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JUST AS WE HAVE LONG SAID! Why was Miller given free rein? Alterman goes to Sag Harbor: // link // print // previous // next //
WEDNESDAY, OCTOBER 19, 2005

MIRROR, MIRROR ON THE WALL: Who’s the funniest Washington celeb of them all? It’s not too late to blow cash on this. And your money will go to an excellent cause—the cost of the Mayflower Ballroom!

JUST AS WE HAVE LONG SAID: We strongly recommend Eric Alterman’s profile of the Times’ Judy Miller. Alterman takes on “the big question:” “How did it happen that Arthur Sulzberger and Bill Keller let so dishonest and slippery a character as Judy Miller hijack the institution of the New York Times for her own nefarious purposes and humiliate its entire echelon of top leadership?” In one way, this situation really shouldn’t be puzzling; as we’ve long noted, the Times has been deeply dysfunctional for years. Bad judgment is a norm at the Times, not a puzzling anomaly. But you should read Alterman’s explanation in full. “There’s no simple answer” to his question, he says. But then, he provides a fairly simple answer—Miller was allowed to clown because she’s rich and socially prominent in high insider New York circles. Because we think this is so significant, we’ll quote The Big A at some length:

ALTERMAN (10/18/05): Again, the answer is ultimately unknowable, but I’ve always felt it was a matter of social power. Judy is married to Jason Epstein, who is one of the most widely admired and well-liked people in all of New York. Jason is a legend of an editor, and was widely referred to for decades, almost every time you heard his name as “the smartest man in New York.” He practically invented the trade paperback book, and played key roles in the founding of The New York Review of Books and the Library of America. He is also the editor to some of our greatest fiction and non-fiction writers. What’s more, he is a charming raconteur and a famous amateur chef. Maybe he’s got some bad qualities, but I’ve never heard any mentioned. Anyway, Jason and Judy are famous hosts, at their apartment in the Police Building downtown and their Sag Harbor House, and they sit at the nexus of an extremely important social network that nobody wants to be thrown out of. (I saw Jason, whom I like and admire, at a party the night before Miller’s last testimony and did not know what to say to him, given what I’ve written about his wife. I’m sure a lot of people don’t want that problem.) The fact that Judy was also close to Arthur Sulzberger made her nearly untouchable, no matter what she did inside the paper. As Keller admits in the long take-out, he could not control her. She had more power to get her reporting in the paper than he felt he did to keep her out.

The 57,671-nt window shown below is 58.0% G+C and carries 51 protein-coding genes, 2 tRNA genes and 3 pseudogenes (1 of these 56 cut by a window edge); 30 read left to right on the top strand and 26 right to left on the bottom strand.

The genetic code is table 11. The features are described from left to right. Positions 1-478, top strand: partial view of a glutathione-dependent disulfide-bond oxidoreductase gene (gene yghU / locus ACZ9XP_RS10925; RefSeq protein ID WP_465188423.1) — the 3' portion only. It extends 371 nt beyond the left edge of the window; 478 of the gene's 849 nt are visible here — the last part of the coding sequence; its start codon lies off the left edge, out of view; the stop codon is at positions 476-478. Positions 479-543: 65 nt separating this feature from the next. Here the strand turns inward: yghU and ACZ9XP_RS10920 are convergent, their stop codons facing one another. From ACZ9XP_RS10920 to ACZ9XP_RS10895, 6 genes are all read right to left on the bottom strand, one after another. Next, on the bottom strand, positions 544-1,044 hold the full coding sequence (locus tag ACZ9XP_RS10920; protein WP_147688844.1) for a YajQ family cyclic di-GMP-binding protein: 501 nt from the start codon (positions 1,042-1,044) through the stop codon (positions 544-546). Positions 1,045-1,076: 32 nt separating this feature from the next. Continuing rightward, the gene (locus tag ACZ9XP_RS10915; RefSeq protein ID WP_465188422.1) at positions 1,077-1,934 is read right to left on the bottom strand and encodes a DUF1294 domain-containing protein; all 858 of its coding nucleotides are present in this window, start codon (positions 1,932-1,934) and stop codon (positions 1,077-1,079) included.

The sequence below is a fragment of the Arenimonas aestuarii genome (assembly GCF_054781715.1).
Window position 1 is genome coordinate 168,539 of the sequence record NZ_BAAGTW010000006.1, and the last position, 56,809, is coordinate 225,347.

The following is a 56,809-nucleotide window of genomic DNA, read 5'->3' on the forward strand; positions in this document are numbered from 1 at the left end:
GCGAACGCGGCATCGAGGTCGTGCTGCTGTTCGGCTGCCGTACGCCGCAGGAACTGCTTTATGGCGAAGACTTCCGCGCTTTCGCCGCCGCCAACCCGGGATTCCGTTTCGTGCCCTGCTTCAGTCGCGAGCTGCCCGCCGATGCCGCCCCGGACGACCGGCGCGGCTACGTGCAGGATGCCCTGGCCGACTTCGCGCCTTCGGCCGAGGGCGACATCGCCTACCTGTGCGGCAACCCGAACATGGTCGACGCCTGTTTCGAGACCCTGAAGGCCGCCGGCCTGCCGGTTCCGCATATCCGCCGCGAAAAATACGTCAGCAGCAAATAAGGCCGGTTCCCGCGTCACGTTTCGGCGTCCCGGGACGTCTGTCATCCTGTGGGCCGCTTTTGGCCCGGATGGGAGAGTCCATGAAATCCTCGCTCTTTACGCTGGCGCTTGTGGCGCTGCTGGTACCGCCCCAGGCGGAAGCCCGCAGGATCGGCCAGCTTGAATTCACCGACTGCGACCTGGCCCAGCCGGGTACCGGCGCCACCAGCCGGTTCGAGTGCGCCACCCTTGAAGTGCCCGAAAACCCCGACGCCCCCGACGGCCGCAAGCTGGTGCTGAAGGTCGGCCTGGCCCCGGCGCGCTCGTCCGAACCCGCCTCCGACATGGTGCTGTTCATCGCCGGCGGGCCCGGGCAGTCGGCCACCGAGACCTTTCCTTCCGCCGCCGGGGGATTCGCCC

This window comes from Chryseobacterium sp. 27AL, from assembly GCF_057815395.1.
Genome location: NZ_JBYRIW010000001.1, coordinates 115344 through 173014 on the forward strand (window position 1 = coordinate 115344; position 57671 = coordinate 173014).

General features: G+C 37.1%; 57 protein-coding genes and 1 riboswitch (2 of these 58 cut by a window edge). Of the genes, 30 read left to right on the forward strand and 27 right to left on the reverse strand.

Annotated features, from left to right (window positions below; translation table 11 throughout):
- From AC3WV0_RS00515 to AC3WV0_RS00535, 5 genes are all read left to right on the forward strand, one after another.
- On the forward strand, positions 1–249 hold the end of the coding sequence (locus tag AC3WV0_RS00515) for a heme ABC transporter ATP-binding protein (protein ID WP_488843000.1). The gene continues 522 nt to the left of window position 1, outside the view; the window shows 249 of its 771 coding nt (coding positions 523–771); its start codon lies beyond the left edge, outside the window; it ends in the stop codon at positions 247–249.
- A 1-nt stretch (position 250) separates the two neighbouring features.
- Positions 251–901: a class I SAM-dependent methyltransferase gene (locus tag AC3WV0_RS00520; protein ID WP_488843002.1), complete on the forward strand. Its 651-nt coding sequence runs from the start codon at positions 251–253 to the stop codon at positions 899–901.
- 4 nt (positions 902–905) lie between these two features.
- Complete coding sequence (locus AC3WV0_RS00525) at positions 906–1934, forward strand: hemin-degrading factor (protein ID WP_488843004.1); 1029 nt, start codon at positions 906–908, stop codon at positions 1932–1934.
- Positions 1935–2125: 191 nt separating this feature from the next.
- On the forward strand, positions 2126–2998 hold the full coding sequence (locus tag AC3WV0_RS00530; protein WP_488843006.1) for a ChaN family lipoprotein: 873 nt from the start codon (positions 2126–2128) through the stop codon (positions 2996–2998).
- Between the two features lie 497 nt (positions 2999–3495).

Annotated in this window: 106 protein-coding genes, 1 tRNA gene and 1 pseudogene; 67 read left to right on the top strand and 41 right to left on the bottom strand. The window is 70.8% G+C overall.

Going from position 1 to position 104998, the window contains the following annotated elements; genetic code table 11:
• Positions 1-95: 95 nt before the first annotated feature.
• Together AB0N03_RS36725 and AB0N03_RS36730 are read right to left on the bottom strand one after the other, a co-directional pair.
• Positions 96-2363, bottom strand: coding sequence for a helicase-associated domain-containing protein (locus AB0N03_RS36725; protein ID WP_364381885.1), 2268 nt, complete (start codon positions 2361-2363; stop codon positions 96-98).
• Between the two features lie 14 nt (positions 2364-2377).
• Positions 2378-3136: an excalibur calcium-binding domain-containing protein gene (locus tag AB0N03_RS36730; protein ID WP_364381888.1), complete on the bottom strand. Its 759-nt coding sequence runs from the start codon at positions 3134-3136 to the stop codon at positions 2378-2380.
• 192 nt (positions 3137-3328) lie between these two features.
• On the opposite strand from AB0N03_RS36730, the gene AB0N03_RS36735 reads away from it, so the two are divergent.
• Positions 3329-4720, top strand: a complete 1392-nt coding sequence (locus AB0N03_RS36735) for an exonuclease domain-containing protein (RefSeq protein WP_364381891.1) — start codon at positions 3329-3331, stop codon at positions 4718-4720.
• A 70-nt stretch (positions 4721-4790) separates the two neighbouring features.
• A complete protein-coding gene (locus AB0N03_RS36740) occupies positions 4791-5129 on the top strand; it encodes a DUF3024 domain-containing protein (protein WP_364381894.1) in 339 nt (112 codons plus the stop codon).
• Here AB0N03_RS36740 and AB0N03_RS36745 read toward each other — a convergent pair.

Here at THE HOWLER, we don’t think all that much of The New York Review of Books, or the Library of America, or of “our greatest fiction and non-fiction writers,” for that matter (depending on who they might be, of course). We used to subscribe to the New York Review because it’s the only place you can read bad “philosophy.” But setting all that turmoil to the side, Alterman’s hunch reflects the view we ourselves came to some time ago—the hapless performance of our media elite is a function of excessive wealth and power. Inevitably, foppishness follows such wealth and such fame—and the foppish culture of our high press elite has been on display in the Miller saga. Why did no one rein her in? Because she has a nice home at Sag Harbor, and people like to go there for parties! Alterman deserves your full respect for talking about a culture he’s close to. We strongly recommend that you read and think about his full post.

By the way, while we’re at it, let’s go where we generally prefer not to: Keller’s no social slouch himself. In fact, back in his San Mateo days, his dad was the CEO of Chevron! The press corps rarely discusses such matters. But here is the New York Times notice of his marriage to Emma Gilbey:

NEW YORK TIMES (4/11/99): Emma Gilbey, an author and journalist, was married yesterday to Bill Keller, the managing editor of The New York Times. The Rev. Robert J. Kennedy performed the ceremony at the Holy Name of Jesus Roman Catholic Church in Manhattan.